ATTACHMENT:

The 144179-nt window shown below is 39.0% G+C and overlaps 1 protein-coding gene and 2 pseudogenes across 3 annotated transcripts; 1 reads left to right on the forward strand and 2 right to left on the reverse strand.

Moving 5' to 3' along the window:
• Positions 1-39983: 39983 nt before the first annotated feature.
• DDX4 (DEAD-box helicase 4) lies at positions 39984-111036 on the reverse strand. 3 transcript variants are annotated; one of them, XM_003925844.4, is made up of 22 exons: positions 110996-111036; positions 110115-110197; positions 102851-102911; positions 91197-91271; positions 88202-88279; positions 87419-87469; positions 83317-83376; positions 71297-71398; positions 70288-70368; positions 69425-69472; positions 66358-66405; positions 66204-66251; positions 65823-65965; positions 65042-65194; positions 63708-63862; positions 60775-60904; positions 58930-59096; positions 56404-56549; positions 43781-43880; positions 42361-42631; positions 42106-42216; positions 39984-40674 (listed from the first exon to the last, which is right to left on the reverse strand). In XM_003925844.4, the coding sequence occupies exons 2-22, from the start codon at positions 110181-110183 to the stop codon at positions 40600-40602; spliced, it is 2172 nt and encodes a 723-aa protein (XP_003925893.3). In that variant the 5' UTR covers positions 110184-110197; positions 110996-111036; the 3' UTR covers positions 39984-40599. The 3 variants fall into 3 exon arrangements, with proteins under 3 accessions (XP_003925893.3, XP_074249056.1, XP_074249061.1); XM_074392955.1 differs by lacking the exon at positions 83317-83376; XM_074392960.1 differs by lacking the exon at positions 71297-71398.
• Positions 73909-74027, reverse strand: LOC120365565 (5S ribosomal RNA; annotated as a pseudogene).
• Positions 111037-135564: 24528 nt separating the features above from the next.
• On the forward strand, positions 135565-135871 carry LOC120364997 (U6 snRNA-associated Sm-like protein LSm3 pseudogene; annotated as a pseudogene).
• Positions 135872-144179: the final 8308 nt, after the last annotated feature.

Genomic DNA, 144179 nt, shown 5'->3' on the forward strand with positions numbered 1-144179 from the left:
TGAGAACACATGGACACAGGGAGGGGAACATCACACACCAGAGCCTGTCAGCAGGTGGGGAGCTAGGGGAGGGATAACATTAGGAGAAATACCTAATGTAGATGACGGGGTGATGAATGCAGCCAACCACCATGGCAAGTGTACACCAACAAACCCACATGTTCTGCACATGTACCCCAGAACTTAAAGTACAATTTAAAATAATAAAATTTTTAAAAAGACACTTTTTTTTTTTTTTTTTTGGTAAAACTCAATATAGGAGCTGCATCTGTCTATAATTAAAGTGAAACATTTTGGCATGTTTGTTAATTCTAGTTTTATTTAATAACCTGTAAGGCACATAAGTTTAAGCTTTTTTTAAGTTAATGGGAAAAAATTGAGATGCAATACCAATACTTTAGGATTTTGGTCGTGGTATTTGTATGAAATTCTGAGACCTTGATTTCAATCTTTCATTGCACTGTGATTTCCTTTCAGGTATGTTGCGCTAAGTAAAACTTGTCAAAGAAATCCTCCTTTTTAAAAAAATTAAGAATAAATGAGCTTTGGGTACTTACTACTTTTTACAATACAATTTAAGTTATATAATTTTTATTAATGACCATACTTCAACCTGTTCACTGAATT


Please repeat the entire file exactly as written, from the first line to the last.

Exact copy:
The 144179-nt window shown below is 39.0% G+C and overlaps 1 protein-coding gene and 2 pseudogenes across 3 annotated transcripts; 1 reads left to right on the forward strand and 2 right to left on the reverse strand.

Moving 5' to 3' along the window:
• Positions 1-39983: 39983 nt before the first annotated feature.
• DDX4 (DEAD-box helicase 4) lies at positions 39984-111036 on the reverse strand. 3 transcript variants are annotated; one of them, XM_003925844.4, is made up of 22 exons: positions 110996-111036; positions 110115-110197; positions 102851-102911; positions 91197-91271; positions 88202-88279; positions 87419-87469; positions 83317-83376; positions 71297-71398; positions 70288-70368; positions 69425-69472; positions 66358-66405; positions 66204-66251; positions 65823-65965; positions 65042-65194; positions 63708-63862; positions 60775-60904; positions 58930-59096; positions 56404-56549; positions 43781-43880; positions 42361-42631; positions 42106-42216; positions 39984-40674 (listed from the first exon to the last, which is right to left on the reverse strand). In XM_003925844.4, the coding sequence occupies exons 2-22, from the start codon at positions 110181-110183 to the stop codon at positions 40600-40602; spliced, it is 2172 nt and encodes a 723-aa protein (XP_003925893.3). In that variant the 5' UTR covers positions 110184-110197; positions 110996-111036; the 3' UTR covers positions 39984-40599. The 3 variants fall into 3 exon arrangements, with proteins under 3 accessions (XP_003925893.3, XP_074249056.1, XP_074249061.1); XM_074392955.1 differs by lacking the exon at positions 83317-83376; XM_074392960.1 differs by lacking the exon at positions 71297-71398.
• Positions 73909-74027, reverse strand: LOC120365565 (5S ribosomal RNA; annotated as a pseudogene).
• Positions 111037-135564: 24528 nt separating the features above from the next.
• On the forward strand, positions 135565-135871 carry LOC120364997 (U6 snRNA-associated Sm-like protein LSm3 pseudogene; annotated as a pseudogene).
• Positions 135872-144179: the final 8308 nt, after the last annotated feature.

Genomic DNA, 144179 nt, shown 5'->3' on the forward strand with positions numbered 1-144179 from the left:
TGAGAACACATGGACACAGGGAGGGGAACATCACACACCAGAGCCTGTCAGCAGGTGGGGAGCTAGGGGAGGGATAACATTAGGAGAAATACCTAATGTAGATGACGGGGTGATGAATGCAGCCAACCACCATGGCAAGTGTACACCAACAAACCCACATGTTCTGCACATGTACCCCAGAACTTAAAGTACAATTTAAAATAATAAAATTTTTAAAAAGACACTTTTTTTTTTTTTTTTTTGGTAAAACTCAATATAGGAGCTGCATCTGTCTATAATTAAAGTGAAACATTTTGGCATGTTTGTTAATTCTAGTTTTATTTAATAACCTGTAAGGCACATAAGTTTAAGCTTTTTTTAAGTTAATGGGAAAAAATTGAGATGCAATACCAATACTTTAGGATTTTGGTCGTGGTATTTGTATGAAATTCTGAGACCTTGATTTCAATCTTTCATTGCACTGTGATTTCCTTTCAGGTATGTTGCGCTAAGTAAAACTTGTCAAAGAAATCCTCCTTTTTAAAAAAATTAAGAATAAATGAGCTTTGGGTACTTACTACTTTTTACAATACAATTTAAGTTATATAATTTTTATTAATGACCATACTTCAACCTGTTCACTGAATT